Show simple item record

Files in this item

Thumbnail

Item metadata

dc.contributor.authorGani, Jasmine K.
dc.date.accessioned2022-01-11T10:30:10Z
dc.date.available2022-01-11T10:30:10Z
dc.date.issued2022-01-10
dc.identifier.citationGani , J K 2022 , ' From discourse to practice : orientalism, Western policy, and the Arab uprisings ' , International Affairs , vol. 98 , no. 1 , pp. 45-65 . https://doi.org/10.1093/ia/iiab229en
dc.identifier.issn0020-5850
dc.identifier.otherPURE: 276446466
dc.identifier.otherPURE UUID: 74ccc117-a15d-4628-ae16-29deca96c1fc
dc.identifier.otherORCID: /0000-0002-8218-1807/work/106397739
dc.identifier.otherScopus: 85140204839
dc.identifier.urihttps://hdl.handle.net/10023/24637
dc.description.abstractTen years on since the Arab uprisings we are in a position to assess how the nexus between knowledge, discourse and practice had a bearing on the trajectory of the protests. They represented hope and change for millions of Arabs in the region, but to what extent was that the case for onlookers in Europe and the US, and did western discourse on events in the Middle East matter? While the toppling of longstanding dictators was met with jubilation by Arab populations, it conversely created anxiety and fear in many western governments. This was reflected in the shift from an initially celebratory discourse in western commentary to disappointment, pessimism and disavowal of the uprisings. Within a year, op-eds and academic articles were asking whether the ‘Arab Spring’ had turned into an ‘Islamist winter’, reverting to Orientalist narratives about the inevitability of conflict, bloodshed and sectarianism in the Middle East. I argue this discourse had implications for the outcome of the uprisings as ‘latent Orientalism’ translated into ‘manifest Orientalism’ and western states hesitated to support opposition groups they initially encouraged and emboldened. I begin the article with a study of western discourse in the first year of the uprisings, which I then situate within a long durée history of western policy and representation of the Middle East. In the final sections I consider the role of scholarship and think tanks as mediators of Orientalist discourse.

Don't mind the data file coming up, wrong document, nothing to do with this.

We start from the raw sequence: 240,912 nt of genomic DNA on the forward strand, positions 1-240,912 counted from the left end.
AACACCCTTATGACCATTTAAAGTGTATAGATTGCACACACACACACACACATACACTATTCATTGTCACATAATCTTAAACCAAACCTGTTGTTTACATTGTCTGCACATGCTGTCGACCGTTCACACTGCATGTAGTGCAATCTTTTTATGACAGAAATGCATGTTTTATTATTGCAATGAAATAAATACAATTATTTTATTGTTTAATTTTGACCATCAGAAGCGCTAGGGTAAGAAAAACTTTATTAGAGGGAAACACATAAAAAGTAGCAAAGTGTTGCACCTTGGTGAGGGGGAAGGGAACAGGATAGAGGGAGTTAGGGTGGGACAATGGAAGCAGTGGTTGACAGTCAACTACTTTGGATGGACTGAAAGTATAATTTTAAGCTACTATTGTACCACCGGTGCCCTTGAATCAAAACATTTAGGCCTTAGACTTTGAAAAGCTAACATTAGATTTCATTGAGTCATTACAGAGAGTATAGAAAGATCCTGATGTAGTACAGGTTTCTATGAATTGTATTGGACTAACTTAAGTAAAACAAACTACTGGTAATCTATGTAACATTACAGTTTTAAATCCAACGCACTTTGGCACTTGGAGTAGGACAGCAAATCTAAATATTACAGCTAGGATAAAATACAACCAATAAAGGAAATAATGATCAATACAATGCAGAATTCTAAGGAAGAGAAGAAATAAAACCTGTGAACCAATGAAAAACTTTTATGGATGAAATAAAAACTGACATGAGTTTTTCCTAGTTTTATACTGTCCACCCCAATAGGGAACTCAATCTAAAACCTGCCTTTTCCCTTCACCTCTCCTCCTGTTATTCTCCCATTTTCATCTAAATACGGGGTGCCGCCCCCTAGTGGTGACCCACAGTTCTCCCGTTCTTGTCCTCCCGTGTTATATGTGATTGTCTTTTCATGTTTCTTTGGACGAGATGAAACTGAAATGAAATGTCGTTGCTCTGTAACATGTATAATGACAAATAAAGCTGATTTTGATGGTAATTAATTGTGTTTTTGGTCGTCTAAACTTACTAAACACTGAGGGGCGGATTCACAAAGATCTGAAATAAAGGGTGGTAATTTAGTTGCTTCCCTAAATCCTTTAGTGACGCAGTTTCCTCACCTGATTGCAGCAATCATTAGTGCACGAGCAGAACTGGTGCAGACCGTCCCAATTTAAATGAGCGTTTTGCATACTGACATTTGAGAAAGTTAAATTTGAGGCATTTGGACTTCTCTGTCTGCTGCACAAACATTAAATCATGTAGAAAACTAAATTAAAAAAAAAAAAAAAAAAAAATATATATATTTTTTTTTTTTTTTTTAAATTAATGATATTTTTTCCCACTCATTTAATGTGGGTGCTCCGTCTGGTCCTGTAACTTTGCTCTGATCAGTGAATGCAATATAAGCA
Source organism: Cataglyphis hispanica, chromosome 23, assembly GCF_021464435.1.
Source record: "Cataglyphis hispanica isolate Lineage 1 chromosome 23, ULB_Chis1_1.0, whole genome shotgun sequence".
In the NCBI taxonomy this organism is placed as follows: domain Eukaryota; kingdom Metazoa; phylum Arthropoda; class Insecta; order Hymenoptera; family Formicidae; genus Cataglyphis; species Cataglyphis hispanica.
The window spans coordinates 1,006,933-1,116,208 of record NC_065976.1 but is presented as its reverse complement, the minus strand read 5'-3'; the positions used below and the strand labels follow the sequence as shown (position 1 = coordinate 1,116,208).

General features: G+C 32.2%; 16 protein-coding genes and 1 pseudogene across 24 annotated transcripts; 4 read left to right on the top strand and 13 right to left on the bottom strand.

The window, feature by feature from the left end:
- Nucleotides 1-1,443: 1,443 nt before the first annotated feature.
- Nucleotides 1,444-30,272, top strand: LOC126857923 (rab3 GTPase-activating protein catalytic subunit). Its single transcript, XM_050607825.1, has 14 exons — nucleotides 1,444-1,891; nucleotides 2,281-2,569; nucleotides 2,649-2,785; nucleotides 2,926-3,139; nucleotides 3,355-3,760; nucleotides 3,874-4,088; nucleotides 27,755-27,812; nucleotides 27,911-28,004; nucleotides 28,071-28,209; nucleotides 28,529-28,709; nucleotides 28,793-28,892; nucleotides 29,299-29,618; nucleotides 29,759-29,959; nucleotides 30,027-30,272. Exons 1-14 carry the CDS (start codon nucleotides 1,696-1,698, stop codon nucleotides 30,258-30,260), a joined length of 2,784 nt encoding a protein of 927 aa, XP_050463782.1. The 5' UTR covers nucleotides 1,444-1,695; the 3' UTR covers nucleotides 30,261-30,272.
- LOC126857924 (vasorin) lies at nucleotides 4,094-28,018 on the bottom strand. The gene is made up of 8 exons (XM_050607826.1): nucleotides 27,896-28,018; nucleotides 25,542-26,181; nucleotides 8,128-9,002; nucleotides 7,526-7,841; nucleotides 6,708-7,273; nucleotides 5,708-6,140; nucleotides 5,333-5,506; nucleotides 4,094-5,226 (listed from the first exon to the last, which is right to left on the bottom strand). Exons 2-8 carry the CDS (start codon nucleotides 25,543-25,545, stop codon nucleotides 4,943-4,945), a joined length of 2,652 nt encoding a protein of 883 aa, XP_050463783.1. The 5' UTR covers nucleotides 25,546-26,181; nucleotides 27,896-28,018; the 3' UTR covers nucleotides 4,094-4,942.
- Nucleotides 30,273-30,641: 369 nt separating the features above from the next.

dc.format.extent21
dc.language.isoeng
dc.relation.ispartofInternational Affairsen
dc.rightsCopyright © The Author(s) 2022. Published by Oxford University Press on behalf of The Royal Institute of International Affairs. This is an Open Access article distributed under the terms of the Creative Commons Attribution Non-Commercial License (https://creativecommons.org/licenses/by-nc/4.0/), which permits non-commercial re-use, distribution, and reproduction in any medium, provided the original work is properly cited. For commercial re-use, please contact journals.permissions@oup.com.en
dc.subjectJZ International relationsen
dc.subjectT-NDASen
dc.subjectMCCen
dc.subject.lccJZen
dc.titleFrom discourse to practice : orientalism, Western policy, and the Arab uprisingsen
dc.typeJournal articleen
dc.description.versionPublisher PDFen
dc.contributor.institutionUniversity of St Andrews. School of International Relationsen
dc.identifier.doihttps://doi.org/10.1093/ia/iiab229
dc.description.statusPeer revieweden
dc.date.embargoedUntil2022-01-10


This item appears in the following Collection(s)

Show simple item record